Genome edit­ing prod­ucts: FDA rec­om­mends at least 15 years of fol­low-up af­ter clin­i­cal tri­als

As In­tel­lia re­cent­ly un­veiled its lat­est promis­ing da­ta around one in a se­ries of po­ten­tial­ly game-chang­ing gene ther­a­pies, the FDA on Tues­day sought to fur­ther en­cour­age the field with new draft guid­ance on what should be sub­mit­ted in a clin­i­cal tri­al ap­pli­ca­tion and what po­ten­tial­ly con­cern­ing safe­ty is­sues to track for these genome edit­ing prod­ucts.

The agency is up­front about the risks of genome edit­ing, as Al­lo­gene was hit with a clin­i­cal hold and pre­clin­i­cal stud­ies sug­gest po­ten­tial risks. The draft guid­ance points to sev­er­al spe­cif­ic risks as­so­ci­at­ed with genome edit­ing, in­clud­ing off-tar­get edit­ing, un­in­tend­ed con­se­quences of on- and off-tar­get edit­ing, and the un­known long-term ef­fects of on- and off-tar­get edit­ing.

As such con­cerns linger, spon­sors may be on the hook for a long and ex­pen­sive fol­low-up to any clin­i­cal work. As part of ef­forts to fur­ther en­sure the safe­ty of such de­vel­op­ing prod­ucts, the guid­ance rec­om­mends at least 15 years of long-term fol­low-up af­ter prod­uct ad­min­is­tra­tion, which is in line with past guid­ance on gene edit­ing.

The agency al­so calls for ad­e­quate mon­i­tor­ing of any off-tar­get edit­ing and ad­e­quate as­sess­ment of the out­comes of un­in­tend­ed con­se­quences of on- and off-tar­get edit­ing.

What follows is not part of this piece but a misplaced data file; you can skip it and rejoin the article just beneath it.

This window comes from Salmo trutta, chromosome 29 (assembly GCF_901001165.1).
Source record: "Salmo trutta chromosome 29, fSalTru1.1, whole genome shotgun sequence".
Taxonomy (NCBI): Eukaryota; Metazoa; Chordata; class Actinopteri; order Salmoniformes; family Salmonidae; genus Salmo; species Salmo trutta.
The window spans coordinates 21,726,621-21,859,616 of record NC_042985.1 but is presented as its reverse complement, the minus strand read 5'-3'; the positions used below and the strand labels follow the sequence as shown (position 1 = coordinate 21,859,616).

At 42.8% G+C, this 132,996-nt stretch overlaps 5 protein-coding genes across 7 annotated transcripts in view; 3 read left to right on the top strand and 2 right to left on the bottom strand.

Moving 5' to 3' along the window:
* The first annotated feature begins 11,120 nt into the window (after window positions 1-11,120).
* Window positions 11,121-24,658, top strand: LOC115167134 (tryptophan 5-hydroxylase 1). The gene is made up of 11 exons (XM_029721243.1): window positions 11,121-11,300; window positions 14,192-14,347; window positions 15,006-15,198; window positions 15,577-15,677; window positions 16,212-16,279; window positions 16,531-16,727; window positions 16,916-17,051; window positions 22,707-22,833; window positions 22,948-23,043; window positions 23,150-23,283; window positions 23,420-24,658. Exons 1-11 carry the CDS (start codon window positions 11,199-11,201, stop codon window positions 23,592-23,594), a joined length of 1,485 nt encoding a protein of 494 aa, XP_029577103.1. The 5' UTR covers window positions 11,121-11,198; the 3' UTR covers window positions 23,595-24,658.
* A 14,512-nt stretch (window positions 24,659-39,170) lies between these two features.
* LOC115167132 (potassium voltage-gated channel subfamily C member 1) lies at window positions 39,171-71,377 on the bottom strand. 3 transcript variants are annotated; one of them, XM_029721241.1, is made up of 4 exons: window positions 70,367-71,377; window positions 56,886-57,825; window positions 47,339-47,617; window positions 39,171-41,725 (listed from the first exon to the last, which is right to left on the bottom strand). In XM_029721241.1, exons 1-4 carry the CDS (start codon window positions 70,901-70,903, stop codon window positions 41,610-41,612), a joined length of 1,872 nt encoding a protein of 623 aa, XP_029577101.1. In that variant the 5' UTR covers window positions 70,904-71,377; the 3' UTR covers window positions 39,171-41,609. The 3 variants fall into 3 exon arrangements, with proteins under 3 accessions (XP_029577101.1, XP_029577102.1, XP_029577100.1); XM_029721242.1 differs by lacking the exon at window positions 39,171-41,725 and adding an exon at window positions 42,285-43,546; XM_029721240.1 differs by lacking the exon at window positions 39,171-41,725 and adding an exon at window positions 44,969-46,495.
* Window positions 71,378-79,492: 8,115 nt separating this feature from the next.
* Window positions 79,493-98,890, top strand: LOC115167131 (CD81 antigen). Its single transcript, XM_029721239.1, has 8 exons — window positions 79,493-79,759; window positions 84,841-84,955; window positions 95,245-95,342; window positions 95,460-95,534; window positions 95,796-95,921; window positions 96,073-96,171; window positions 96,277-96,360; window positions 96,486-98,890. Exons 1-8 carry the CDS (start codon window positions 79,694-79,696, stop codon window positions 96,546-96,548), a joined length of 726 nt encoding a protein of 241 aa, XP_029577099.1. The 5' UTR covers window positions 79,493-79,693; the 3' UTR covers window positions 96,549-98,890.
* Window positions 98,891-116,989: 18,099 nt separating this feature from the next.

“Ad­di­tion­al mon­i­tor­ing should cap­ture AEs re­lat­ed to aber­rant cel­lu­lar pro­lif­er­a­tion, im­muno­genic­i­ty, and tu­mori­genic­i­ty,” the agency says. “Such AEs should be an­tic­i­pat­ed from pre-clin­i­cal stud­ies, if pos­si­ble, and tox­i­c­i­ty grad­ing and man­age­ment strat­e­gy should be out­lined in the clin­i­cal pro­to­col.”

And for the small­er com­pa­nies just start­ing out, the draft of­fers a brief guide as to what to ex­pect when it comes to the type and de­gree of ge­nom­ic mod­i­fi­ca­tion, specifics on ex vi­vo vs. in vi­vo ge­nom­ic mod­i­fi­ca­tions, and how best to find the op­ti­mal de­liv­ery method for the edit­ed genes.

“When de­vel­op­ing a hu­man GE [genome edit­ing] prod­uct, we rec­om­mend that spon­sors con­sid­er: 1) the method by which the DNA se­quence change will be achieved; 2) the type of ge­nom­ic mod­i­fi­ca­tion need­ed for the de­sired ther­a­peu­tic ef­fect; and, 3) the de­liv­ery method of the hu­man GE com­po­nents,” the 17-page draft says.